Peevish Pen

Ruminations on reading, writing, rural living, retirement, aging—and sometimes cats. And maybe a border collie or other critters.

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Location: Rural Virginia, United States

I'm an elderly retired teacher who writes. Among my books are Ferradiddledumday (Appalachian version of the Rumpelstiltskin story), Stuck (middle grade paranormal novel), Patches on the Same Quilt (novel set in Franklin County, VA), Them That Go (an Appalachian novel), Miracle of the Concrete Jesus & Other Stories, and several Kindle ebooks.

Sunday, June 19, 2016

Kubota Scam

Every so often, a scammer tries to use Craigslist to make a bit of money. I've already posted about a horse trailer scam in May 2015. A lot of folks commented that they'd run into similar scams. Today my husband, who checks out farm equipment on Craigslist noticed an on the Lynchburg Craigslist that was just too good to be true—a Kubota backhoe, worth $20,000 for only $2,500, in Evington, VA.

Now, besides the way-too-low price, I noticed something else. The phone number wasn't a Virginia one. So I Googled a bit and found what looked like the same Kubota (with the same phone number) on the Morgantown (West Virginia?) Craigslist. Only this was a "KuBota."

The "LOader tlB dieSEL bAcKhOe KuBota HyStaT beautiful - $2500" was in New Salem. And the dirt it was digging was exactly like the dirt in Evington! Coincidence, or what?

A bit more Googling revealed the same tractor with the same phone number on the Cedar Rapids Craiglist, and this tractor was in Swisher. Not only did the ad have the same weird capitalization as the other two ads, but the tractor was digging the same black dirt as the other two. And doggone if the dead tree is just like the one in the first picture. Wow! What a coincidence.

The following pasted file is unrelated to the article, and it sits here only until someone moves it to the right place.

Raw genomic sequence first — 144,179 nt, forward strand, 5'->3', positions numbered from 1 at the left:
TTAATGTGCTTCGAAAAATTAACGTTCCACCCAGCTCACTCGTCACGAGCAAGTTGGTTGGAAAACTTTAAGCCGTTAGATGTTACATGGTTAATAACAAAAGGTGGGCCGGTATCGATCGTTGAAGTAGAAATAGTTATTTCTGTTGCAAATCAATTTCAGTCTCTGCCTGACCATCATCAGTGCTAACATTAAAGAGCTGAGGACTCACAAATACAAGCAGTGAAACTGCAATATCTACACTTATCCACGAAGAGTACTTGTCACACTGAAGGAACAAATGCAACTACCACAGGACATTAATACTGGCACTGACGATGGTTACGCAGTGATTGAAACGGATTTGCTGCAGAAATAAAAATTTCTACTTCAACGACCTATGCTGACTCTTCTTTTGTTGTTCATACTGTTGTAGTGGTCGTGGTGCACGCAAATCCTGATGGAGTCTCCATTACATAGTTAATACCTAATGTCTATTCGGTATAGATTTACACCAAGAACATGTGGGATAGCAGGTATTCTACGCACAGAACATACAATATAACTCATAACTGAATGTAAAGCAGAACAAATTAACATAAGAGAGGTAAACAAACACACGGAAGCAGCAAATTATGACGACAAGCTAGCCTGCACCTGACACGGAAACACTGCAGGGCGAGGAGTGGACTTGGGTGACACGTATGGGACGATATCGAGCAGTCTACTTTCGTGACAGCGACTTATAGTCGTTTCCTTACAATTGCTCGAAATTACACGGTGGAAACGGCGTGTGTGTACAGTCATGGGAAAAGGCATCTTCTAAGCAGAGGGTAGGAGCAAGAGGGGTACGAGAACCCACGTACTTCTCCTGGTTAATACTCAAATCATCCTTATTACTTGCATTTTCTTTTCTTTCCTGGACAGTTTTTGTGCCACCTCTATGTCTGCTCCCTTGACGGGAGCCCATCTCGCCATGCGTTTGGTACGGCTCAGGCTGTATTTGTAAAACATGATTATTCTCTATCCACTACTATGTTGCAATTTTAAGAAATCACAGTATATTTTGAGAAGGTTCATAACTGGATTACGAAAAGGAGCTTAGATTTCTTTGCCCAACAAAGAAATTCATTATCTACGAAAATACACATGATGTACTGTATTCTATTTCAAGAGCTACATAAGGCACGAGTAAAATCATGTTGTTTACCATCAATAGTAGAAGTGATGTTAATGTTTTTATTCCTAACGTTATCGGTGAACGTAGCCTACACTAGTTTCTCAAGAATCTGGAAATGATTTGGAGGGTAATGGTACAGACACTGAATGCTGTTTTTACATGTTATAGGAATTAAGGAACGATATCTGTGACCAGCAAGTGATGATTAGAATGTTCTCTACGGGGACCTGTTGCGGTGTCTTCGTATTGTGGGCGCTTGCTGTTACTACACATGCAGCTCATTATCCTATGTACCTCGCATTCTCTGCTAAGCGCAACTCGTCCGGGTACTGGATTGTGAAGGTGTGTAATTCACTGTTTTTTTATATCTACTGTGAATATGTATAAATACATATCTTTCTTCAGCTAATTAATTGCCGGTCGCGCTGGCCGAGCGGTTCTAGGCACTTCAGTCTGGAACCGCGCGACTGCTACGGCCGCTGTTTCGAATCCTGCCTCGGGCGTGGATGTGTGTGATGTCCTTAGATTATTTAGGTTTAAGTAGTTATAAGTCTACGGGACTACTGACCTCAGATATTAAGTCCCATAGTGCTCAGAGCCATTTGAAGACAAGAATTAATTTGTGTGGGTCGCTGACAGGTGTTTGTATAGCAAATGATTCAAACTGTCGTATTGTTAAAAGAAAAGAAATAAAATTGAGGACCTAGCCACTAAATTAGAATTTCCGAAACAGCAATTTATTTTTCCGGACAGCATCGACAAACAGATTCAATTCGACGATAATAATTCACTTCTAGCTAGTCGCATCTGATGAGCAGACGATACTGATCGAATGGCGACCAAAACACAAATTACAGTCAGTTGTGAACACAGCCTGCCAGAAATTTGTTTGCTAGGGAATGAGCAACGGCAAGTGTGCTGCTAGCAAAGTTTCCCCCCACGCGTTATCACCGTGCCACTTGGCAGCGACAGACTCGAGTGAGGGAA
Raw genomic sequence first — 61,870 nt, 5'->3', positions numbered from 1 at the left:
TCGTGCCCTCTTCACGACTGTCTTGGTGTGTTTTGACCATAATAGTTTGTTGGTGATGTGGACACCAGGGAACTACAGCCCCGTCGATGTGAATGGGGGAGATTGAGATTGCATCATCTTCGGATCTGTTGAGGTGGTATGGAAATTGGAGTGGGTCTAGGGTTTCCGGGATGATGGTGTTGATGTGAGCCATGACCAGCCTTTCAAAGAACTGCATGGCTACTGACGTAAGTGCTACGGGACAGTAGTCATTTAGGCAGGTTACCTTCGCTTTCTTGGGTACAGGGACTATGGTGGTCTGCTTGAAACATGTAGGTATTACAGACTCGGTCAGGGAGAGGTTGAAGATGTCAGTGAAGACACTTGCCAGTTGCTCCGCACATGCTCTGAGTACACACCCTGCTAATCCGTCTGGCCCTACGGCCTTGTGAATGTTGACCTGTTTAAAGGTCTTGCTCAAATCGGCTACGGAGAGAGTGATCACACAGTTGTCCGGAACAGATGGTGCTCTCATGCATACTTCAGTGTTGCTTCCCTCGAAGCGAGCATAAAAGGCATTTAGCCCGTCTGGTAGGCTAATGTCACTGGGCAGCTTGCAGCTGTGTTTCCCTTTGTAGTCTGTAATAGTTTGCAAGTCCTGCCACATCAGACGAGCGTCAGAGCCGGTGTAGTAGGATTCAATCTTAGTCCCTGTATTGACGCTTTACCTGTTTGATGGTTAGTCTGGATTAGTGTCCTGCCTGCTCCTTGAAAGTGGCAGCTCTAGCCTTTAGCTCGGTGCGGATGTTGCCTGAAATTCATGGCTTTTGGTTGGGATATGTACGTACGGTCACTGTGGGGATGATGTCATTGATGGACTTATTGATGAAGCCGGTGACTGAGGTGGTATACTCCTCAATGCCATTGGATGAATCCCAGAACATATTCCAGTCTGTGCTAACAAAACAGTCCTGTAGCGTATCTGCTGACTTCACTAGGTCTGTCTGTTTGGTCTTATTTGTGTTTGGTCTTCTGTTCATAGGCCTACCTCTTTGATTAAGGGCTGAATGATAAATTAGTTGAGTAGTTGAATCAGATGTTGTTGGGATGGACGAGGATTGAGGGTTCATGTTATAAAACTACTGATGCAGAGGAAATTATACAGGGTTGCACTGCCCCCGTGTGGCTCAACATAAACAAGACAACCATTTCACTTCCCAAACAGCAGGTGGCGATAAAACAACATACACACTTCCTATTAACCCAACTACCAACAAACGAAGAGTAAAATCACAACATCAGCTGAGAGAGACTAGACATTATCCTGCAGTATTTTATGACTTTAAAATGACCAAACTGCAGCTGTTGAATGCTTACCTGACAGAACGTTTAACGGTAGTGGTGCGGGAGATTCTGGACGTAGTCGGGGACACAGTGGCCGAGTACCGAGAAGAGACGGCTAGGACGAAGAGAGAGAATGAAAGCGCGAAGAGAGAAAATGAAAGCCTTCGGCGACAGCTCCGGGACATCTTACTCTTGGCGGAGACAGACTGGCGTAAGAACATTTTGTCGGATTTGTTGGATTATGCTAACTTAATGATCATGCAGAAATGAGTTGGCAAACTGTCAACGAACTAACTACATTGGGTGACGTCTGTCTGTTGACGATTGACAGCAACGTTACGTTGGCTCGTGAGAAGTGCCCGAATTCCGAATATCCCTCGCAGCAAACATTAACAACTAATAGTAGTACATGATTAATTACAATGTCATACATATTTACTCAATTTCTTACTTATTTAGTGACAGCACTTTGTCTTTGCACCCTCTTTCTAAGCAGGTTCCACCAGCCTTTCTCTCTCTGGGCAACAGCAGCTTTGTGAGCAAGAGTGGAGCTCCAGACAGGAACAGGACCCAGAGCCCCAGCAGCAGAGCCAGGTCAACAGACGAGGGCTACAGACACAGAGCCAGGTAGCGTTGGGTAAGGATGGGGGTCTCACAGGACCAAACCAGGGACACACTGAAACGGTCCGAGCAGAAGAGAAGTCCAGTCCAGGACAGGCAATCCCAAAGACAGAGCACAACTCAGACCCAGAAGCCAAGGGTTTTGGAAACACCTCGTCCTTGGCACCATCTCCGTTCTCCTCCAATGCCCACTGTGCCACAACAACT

Or maybe it isn't a coincidence. Maybe it's a just a scam. And that phone number—it's in Utah.


Sunday, June 12, 2016

Hay June 2016

It's been a good year for hay, and last week was perfect hay-making weather—dry, hot, and windy. Our hay isn't finished yet. The Brown Farm is still  in progress, but Polecat Creek and Smith Farm are done. Polecat Creek made 75 bales; Smith Farm 72.

Here are pictures of the point and front fields at Polecat Creek Farm and the front field at Smith Farm:



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Thursday, June 09, 2016


"Nature abhors a vacuum," the saying (attributed to Aristotle) goes. From my viewpoint, nature seems to want to fill in any empty spaces it finds. At least, that's what's happening around here.

We've had a hot rainy spring, so everything growable grew. I've had more health problems than usual, so I couldn't keep the flowerbeds in line the weeds whacked back, or the shrubbery trimmed. Here's what the front looks like:

The boxwoods are blocking the lower half of the windows. It's hard to see out. You can't even see the front porch.

The hemlocks should be narrower and pointy. Not round blobs.

In back, the patio is hidden by assorted vegetation.

Most of the deck is still visible, though.


But the steps leading from the  bottom driveway to the deck have vanished. You can see part of the handrail below.

The flowerbed beside the upper driveway is way overgrown. Even the big rock is partly covered. 

It's difficult to tell what's what.

At the end of the bottom driveway is the old gazebo, but can't see it for the overgrowth.

The dark area leads to its entrance. 

Beyond the old gazebo is what used to be my kale and mustard patch, but it got away from me. I'm letting it reseed itself before I chop back all the overgrown plants. 


Grapevines have covered the pergola in the lower yard, but you can see a bit of one of the benches at the right. 

 On the road, where the upper driveway begins, the mailbox and paperbox have all but disappeared.

There are more than two big rocks here, but some have been hidden.

You can barely see the really big rock on the other side of the driveway.

The gazebo beside the upper driveway is all but hidden. Seven years ago, this space was bare.

The brick walkway is covered in weeds.

Even from the side it's hard to tell the gazebo is there.

Eventually, I'll feel well enough to get the place looking civilized again. But it'll take a while.